The constant life on the road (the group performs in excess of 200 shows every year) had gotten to be too much for Durkin, who finally bowed out of the band late last year and was replaced by Hope Clayburn, formerly of Baaba Seth. The replacement of a lead singer is usually the death knell for any band. Remember when Sammy Hagar took over for David Lee Roth? Bad times. People were ready to take to the streets, burning Sammy in effigy while chanting "Van Halen, not Van Hagar!" But bassist Benj LeFevre asserts that Deep Banana has only gotten stronger with Clayburn at the mic. One must check out the band live to verify that assertion; DBB has yet to put out an album with Clayburn.
Live in the Thousand Islands (1997) and live double-album Rowdy Duty (1999) together sold more than 20,000 copies -- not a whole lot in the grand scheme of things but not bad for releases on an independent label with absolutely no promotion except word of mouth and the band's own incessant touring. Still, this level of sales will not buy you a house, a nice car, and a white picket fence in front of a well-trimmed lawn. The trick is finding someone willing to put the album out while keeping his or her dirty hands off it. Luckily Deep Banana Blackout has found such a partner in Flying Frog records, the company started by Allman Brothers drummer Butch Trucks. The band has signed a one-off deal with Flying Frog, and a new album, Feel the Peel, is expected this summer.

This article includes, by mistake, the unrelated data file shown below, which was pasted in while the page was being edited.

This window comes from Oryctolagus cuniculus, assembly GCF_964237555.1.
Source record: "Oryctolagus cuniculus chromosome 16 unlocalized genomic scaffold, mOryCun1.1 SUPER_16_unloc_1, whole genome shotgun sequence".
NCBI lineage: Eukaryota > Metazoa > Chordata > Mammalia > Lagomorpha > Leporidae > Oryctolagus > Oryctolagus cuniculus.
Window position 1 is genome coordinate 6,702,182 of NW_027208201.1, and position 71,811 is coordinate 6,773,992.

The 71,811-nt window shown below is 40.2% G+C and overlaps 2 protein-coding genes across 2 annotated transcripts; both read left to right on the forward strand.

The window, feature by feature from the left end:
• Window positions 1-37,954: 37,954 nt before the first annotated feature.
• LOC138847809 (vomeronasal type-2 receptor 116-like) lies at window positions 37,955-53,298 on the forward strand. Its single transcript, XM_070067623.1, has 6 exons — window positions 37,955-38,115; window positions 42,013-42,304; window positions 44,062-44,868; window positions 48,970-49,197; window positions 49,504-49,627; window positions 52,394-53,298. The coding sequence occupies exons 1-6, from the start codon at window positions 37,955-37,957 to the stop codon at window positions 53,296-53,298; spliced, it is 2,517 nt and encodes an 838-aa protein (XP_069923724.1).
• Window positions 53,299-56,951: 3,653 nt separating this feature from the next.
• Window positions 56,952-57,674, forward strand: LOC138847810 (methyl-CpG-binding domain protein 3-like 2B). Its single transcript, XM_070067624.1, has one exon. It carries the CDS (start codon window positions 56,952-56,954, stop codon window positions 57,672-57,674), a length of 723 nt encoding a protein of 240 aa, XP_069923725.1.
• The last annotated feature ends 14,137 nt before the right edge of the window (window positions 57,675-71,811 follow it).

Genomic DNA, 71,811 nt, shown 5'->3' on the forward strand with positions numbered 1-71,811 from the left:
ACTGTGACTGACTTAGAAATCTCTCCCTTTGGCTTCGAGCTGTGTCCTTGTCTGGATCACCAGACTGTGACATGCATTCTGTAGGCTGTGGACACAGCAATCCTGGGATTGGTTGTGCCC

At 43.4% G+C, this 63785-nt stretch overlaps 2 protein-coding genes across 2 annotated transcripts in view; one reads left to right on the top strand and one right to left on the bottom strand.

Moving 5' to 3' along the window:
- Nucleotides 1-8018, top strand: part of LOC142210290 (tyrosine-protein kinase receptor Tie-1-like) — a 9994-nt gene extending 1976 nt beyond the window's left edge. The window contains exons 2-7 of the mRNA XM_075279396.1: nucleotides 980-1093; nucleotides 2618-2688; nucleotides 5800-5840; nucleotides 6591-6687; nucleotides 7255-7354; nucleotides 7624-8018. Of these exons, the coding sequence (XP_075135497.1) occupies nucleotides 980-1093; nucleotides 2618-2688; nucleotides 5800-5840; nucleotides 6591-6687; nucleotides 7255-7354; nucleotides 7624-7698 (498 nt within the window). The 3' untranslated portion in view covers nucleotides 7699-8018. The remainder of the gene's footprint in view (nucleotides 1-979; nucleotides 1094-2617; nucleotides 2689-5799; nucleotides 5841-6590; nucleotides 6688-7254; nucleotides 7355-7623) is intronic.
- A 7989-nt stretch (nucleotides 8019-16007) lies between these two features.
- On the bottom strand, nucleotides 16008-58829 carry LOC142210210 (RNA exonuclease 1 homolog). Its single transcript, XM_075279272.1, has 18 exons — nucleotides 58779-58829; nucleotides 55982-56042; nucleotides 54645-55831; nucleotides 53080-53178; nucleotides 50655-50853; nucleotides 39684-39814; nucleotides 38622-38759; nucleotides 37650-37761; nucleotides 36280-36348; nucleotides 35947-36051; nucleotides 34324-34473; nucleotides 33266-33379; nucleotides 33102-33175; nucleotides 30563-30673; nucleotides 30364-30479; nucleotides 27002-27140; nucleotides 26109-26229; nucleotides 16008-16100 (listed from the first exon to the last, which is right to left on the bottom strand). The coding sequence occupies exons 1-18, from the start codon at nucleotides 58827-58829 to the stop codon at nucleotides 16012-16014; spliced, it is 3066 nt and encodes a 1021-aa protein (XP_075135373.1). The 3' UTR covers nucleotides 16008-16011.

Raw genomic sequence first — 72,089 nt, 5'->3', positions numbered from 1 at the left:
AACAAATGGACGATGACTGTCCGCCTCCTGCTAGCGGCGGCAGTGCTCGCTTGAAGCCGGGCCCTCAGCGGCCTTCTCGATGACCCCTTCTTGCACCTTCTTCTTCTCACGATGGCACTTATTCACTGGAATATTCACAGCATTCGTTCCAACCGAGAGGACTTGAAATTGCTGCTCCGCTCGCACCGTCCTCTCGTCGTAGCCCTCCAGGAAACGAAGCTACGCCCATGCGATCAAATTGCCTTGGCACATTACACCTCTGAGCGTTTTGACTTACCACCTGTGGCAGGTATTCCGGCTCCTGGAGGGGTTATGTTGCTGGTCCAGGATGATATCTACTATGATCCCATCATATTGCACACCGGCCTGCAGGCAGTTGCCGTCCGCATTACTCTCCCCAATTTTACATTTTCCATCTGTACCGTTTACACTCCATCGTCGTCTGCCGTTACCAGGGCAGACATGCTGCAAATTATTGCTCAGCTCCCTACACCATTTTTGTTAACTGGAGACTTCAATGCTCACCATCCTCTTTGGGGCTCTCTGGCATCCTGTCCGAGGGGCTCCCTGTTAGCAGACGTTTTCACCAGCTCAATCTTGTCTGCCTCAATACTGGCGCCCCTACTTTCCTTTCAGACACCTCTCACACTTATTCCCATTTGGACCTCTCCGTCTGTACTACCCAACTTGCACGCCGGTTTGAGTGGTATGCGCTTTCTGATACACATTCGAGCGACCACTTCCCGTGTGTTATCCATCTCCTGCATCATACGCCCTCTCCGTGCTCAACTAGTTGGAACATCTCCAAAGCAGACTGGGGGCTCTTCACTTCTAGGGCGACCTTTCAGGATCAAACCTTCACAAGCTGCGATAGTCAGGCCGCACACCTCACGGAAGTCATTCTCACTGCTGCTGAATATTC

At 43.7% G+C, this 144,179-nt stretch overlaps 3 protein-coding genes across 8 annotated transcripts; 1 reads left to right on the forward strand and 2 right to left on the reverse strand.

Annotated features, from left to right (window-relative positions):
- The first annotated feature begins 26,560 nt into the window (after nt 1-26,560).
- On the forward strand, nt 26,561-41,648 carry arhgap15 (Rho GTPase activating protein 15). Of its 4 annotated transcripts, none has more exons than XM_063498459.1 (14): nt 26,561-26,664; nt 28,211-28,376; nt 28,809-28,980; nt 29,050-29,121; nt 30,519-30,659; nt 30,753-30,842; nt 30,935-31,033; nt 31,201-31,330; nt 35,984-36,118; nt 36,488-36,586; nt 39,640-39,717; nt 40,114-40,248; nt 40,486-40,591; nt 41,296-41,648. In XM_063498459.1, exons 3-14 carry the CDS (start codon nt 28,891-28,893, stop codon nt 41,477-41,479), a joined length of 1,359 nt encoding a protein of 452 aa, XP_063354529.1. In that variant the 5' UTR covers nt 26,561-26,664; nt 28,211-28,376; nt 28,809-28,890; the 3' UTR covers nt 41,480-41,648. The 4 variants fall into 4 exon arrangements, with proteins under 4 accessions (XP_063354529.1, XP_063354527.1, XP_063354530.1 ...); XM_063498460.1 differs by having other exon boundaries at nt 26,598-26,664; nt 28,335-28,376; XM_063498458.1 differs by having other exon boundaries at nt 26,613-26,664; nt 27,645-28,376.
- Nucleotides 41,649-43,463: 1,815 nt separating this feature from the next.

With eight members -- a guitarist, a drummer, a percussionist, a saxophonist, a trombone and tuba player, a keyboardist, LeFevre on bass, and Clayburn doing vocals and the occasional saxophone and flute -- Deep Banana's sound flies from deliciously funky to frighteningly convoluted and all points in between. A sit-down with Rowdy Duty reveals a generally high level of musicianship, with funky blues numbers such as "Memphis" particularly standing out, as a show this weekend in Fort Lauderdale will surely confirm.